Meet the next big thing
Melbourne has rolled out the red carpet for the Asian Racing Conference this week and yesterday’s morning session discussion was about owners with Inglis’ Sebastian Hutch one of the guest speakers.
I am not a body language expert, but what struck me about Hutch was not so much what he said, but how and where he said it.
With a lectern provided from which to give the presentation, Hutch instead chose to give his speech in full view of the audience from the centre of the stage. As with much of what Hutch does and says, I am sure it was considered and there was a reason for it.
Anyway, amongst an array of statistics about races and prize-money and the allure of racing horses in Australia, Hutch’s anecdote about a prominent owner struck a chord with me.
“What other sport allows one to engage with the main protagonists in the way that racing does? You can meet the trainers, the jockeys, visit the training environment, select your own horse, select their names, pick the colours they race in and then experience the adrenaline rush of the race day,” he told the conference attendees.
“I can love Manchester United, Collingwood, the Dallas Cowboys or the All Blacks, but I will always just be a person sitting in the stand with no scope to engage with the main actors.
“Racing allows you to do that. There is a ‘touch and feel’ element to owning a horse that cannot be experienced in so many other sports.”
It is well-documented the take-up of racehorse ownership – and betting on racing – was turbo-charged during the pandemic and there has been plenty of debate as to why and Hutch said this: “There are the obvious reasons, but another and one that became particularly evident during the pandemic is the opportunity that horseracing presents to meet new people.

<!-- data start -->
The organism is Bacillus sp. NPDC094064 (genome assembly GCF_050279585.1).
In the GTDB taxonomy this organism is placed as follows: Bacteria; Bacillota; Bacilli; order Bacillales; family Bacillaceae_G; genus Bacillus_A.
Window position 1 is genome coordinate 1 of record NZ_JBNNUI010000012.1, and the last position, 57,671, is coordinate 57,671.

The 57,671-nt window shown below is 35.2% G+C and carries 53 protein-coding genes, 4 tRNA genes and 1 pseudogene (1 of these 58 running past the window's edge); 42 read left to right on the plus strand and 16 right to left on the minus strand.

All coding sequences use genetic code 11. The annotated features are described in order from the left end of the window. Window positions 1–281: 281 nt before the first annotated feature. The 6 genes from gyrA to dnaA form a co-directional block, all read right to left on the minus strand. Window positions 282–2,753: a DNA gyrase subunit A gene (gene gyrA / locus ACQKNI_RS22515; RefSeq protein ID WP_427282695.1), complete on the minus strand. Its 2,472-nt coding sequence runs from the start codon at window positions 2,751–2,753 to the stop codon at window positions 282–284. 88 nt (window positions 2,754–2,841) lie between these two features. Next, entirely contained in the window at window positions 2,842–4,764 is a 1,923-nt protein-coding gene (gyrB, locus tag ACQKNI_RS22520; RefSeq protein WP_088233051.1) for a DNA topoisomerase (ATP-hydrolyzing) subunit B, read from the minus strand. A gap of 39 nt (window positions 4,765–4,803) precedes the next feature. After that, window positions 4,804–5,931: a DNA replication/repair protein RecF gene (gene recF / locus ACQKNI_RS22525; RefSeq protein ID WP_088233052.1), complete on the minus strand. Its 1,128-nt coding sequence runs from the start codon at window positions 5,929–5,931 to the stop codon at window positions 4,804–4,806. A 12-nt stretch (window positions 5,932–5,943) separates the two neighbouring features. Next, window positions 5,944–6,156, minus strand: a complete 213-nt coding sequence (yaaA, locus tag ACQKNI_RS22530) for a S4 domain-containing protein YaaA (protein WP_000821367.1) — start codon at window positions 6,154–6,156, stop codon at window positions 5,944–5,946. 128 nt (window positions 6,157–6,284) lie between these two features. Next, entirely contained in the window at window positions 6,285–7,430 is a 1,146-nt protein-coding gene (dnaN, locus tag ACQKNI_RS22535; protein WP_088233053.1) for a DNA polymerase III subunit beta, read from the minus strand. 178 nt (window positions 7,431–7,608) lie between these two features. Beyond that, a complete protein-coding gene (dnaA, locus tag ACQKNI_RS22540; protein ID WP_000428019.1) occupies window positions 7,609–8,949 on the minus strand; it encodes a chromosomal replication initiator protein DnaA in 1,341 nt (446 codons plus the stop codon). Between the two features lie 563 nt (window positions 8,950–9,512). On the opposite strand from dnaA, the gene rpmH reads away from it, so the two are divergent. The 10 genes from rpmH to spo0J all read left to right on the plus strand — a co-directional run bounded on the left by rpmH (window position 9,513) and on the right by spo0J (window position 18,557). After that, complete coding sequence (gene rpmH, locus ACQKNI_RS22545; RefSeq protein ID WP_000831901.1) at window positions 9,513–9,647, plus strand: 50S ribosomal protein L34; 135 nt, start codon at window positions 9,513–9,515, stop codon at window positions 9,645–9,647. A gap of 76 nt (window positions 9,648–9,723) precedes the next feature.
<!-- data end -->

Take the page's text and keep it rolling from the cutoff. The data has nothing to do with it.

“Many people realised during the pandemic that their social network was inextricably linked to their work. No work [or working from home] meant no social life and owning a racehorse, joining a syndicate, changed that.”
Chris Waller also provided an insightful one-on-one interview and Star Thoroughbreds’ Denise Martin, whose syndication company has stood the test of time over three decades, also gave a well-considered and personalised speech.
Interestingly, Martin was pressed on the evolution of syndication and the proliferation of microsyndication.
OTI Racing’s Terry Henderson – a panel member in a Q&A session alongside Hutch, Martin and Justin Vermaak, the head of racing at Cape Racing in South Africa – suggested that microsyndication undertaken by the likes of MiRunners and MyRacehorse was an excellent way of providing an introduction to ownership.
Martin, however, said her business had thrived, firstly with Gai Waterhouse and now Waller as her chosen trainer, by capping ownership in one horse to 20 to ensure her personalised service and race day experience, including speaking to the trainer and jockey, was maintained.
Australia’s fascination and focus on two-year-old racing drives the yearling sale markets, with the colts and fillies deemed most likely to be mature enough to run in the Magic Millions, Inglis Millenniums, Blue Diamonds and Golden Slippers regularly the most sought after.